We broke up. I moved out. We divided our possessions. All the hardware was mine - the Xbox, the Gamecube, the PS2; most of the software, his. A sad sifting of the content of two lives once shared.
It all went fairly smoothly - until we discovered that we both had large game files on one Xbox. No problem, Justin said, I can probably copy them over using ethernet. So he bought a new Xbox and I brought over mine one afternoon and we tried to transfer our respective games. Just to be on the safe side, I had brought along an official Xbox-approved memory card.
Justin is a man of action. He promptly called customer support. "I have two Xboxes," he said breathlessly. "A memory card that's too small and an ethernet cable. Lets try to figure this out."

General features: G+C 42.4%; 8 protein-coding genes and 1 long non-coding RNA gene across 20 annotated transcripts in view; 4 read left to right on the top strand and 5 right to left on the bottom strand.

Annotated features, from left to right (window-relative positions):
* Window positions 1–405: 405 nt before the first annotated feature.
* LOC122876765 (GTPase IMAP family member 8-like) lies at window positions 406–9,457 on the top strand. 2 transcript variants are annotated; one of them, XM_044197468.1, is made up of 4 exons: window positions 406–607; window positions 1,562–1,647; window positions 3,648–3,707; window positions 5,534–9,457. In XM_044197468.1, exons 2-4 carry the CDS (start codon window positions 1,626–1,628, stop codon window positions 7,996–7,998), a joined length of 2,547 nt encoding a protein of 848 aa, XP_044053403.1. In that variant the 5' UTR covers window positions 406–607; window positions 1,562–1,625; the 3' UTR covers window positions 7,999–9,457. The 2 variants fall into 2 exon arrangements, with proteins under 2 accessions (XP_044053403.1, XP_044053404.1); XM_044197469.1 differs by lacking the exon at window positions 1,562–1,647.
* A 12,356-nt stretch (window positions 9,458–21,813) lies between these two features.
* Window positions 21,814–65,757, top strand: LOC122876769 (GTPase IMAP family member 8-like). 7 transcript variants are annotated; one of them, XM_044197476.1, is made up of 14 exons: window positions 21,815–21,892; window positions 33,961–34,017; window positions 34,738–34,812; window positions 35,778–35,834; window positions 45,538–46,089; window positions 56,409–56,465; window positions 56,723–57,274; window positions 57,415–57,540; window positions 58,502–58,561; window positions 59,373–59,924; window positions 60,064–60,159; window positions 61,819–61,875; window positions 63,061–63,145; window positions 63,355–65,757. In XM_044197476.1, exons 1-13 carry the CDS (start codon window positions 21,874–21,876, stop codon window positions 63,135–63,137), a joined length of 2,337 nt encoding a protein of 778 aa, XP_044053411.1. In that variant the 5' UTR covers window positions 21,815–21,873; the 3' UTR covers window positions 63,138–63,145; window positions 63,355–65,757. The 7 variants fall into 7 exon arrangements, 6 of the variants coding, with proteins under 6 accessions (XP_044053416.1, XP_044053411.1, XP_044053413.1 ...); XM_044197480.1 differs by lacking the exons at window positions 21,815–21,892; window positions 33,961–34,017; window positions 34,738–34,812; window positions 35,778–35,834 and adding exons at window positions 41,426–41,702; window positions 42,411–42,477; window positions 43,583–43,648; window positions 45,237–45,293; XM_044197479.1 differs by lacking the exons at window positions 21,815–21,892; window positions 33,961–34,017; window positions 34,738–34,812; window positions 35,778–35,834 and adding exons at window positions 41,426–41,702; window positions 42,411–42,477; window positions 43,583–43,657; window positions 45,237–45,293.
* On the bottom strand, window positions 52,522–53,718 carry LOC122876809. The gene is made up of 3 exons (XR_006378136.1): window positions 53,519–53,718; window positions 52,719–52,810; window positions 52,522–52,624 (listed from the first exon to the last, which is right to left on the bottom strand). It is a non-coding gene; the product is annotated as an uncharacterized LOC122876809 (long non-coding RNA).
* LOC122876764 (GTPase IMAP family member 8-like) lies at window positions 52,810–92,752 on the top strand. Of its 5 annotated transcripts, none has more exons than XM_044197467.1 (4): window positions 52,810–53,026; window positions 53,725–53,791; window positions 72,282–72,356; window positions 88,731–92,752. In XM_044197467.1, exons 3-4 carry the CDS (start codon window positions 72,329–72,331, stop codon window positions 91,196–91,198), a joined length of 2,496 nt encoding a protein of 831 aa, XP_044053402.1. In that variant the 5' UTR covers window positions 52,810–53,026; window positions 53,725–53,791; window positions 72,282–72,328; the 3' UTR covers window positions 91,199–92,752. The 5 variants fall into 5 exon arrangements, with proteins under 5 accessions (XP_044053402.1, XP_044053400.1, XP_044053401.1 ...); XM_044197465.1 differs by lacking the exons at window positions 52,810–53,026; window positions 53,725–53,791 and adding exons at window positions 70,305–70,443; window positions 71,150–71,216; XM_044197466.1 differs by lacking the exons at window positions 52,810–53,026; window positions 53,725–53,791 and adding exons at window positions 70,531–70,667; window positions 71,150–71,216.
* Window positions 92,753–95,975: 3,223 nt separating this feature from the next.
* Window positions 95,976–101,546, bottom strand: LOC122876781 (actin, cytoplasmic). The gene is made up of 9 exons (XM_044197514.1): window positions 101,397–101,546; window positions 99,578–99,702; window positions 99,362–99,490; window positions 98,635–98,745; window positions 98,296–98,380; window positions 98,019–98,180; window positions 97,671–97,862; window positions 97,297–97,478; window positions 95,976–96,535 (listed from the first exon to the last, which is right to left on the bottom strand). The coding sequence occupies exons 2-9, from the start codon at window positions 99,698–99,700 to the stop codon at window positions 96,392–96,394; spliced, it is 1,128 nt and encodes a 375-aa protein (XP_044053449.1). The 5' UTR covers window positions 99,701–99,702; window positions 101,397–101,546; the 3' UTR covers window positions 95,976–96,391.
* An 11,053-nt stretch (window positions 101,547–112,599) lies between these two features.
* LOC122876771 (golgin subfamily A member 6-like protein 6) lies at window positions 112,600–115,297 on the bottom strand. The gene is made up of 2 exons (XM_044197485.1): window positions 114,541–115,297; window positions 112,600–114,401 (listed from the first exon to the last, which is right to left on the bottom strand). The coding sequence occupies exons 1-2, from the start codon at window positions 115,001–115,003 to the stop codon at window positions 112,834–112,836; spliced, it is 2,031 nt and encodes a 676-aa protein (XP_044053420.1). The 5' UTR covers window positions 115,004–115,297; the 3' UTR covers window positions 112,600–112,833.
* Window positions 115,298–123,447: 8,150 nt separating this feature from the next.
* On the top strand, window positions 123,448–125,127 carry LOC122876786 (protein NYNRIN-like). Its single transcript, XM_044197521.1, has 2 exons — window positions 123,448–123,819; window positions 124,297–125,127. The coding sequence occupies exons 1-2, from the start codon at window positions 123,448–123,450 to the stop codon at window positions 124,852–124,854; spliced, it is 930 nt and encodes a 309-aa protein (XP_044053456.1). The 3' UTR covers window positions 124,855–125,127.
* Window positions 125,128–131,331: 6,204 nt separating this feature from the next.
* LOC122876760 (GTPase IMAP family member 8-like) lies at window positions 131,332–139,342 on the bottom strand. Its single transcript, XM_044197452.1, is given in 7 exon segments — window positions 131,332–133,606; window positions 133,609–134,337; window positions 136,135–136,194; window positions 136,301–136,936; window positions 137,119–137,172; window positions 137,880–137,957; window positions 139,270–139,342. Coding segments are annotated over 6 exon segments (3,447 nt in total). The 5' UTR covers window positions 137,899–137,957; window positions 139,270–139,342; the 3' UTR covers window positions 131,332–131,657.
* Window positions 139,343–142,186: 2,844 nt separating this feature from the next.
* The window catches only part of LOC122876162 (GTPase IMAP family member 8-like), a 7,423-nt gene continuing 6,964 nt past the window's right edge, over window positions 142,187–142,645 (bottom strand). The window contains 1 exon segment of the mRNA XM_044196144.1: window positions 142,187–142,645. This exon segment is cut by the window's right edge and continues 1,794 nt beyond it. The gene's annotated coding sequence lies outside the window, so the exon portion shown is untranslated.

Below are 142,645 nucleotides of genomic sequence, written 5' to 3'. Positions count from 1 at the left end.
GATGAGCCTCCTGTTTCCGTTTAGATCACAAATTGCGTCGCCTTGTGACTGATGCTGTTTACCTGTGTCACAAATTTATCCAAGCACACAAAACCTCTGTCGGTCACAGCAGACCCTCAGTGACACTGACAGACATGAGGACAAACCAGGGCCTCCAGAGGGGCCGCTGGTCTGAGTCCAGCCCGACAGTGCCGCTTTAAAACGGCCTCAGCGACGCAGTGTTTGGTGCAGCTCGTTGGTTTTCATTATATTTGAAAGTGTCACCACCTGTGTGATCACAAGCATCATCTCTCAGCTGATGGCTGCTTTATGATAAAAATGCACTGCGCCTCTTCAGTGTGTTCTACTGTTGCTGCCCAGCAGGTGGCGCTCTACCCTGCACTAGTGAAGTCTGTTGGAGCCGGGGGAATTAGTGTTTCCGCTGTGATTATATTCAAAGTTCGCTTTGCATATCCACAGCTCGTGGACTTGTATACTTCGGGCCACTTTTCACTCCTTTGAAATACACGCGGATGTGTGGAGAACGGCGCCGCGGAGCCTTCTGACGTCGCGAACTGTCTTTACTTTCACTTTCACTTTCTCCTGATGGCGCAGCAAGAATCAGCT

Impossible, he was told. There was no way to transfer my saved games.
"That's ridiculous," Justin countered. He doesn't back down easily. "There are a lot of brilliant people at Microsoft and you can't tell me that they didn't think of this problem. Now we're going to stay on the phone and fix it together."
"Well, could I get a bigger memory card then?"
That is the biggest memory card Microsoft makes.
Justin started to get frustrated. "Okay, maybe I could talk to someone else who would know how to help me?"
No one knows, because it's impossible.
"So you're telling me it's not possible for my ex-girlfriend to take with her her own saved games? I can't believe that! You make it sound like hacking my Xbox is a good idea!"
Three hours later, the last phone call in a series of stymied attempts to do a simple data transfer was over, and we both stared at the one Xbox that jealously guarded both our saved games. It is unlockable. We've got the book. The great black box sat implacable, a challenge and a dare.
But not today. "You keep it," I said, finally. "You're sick."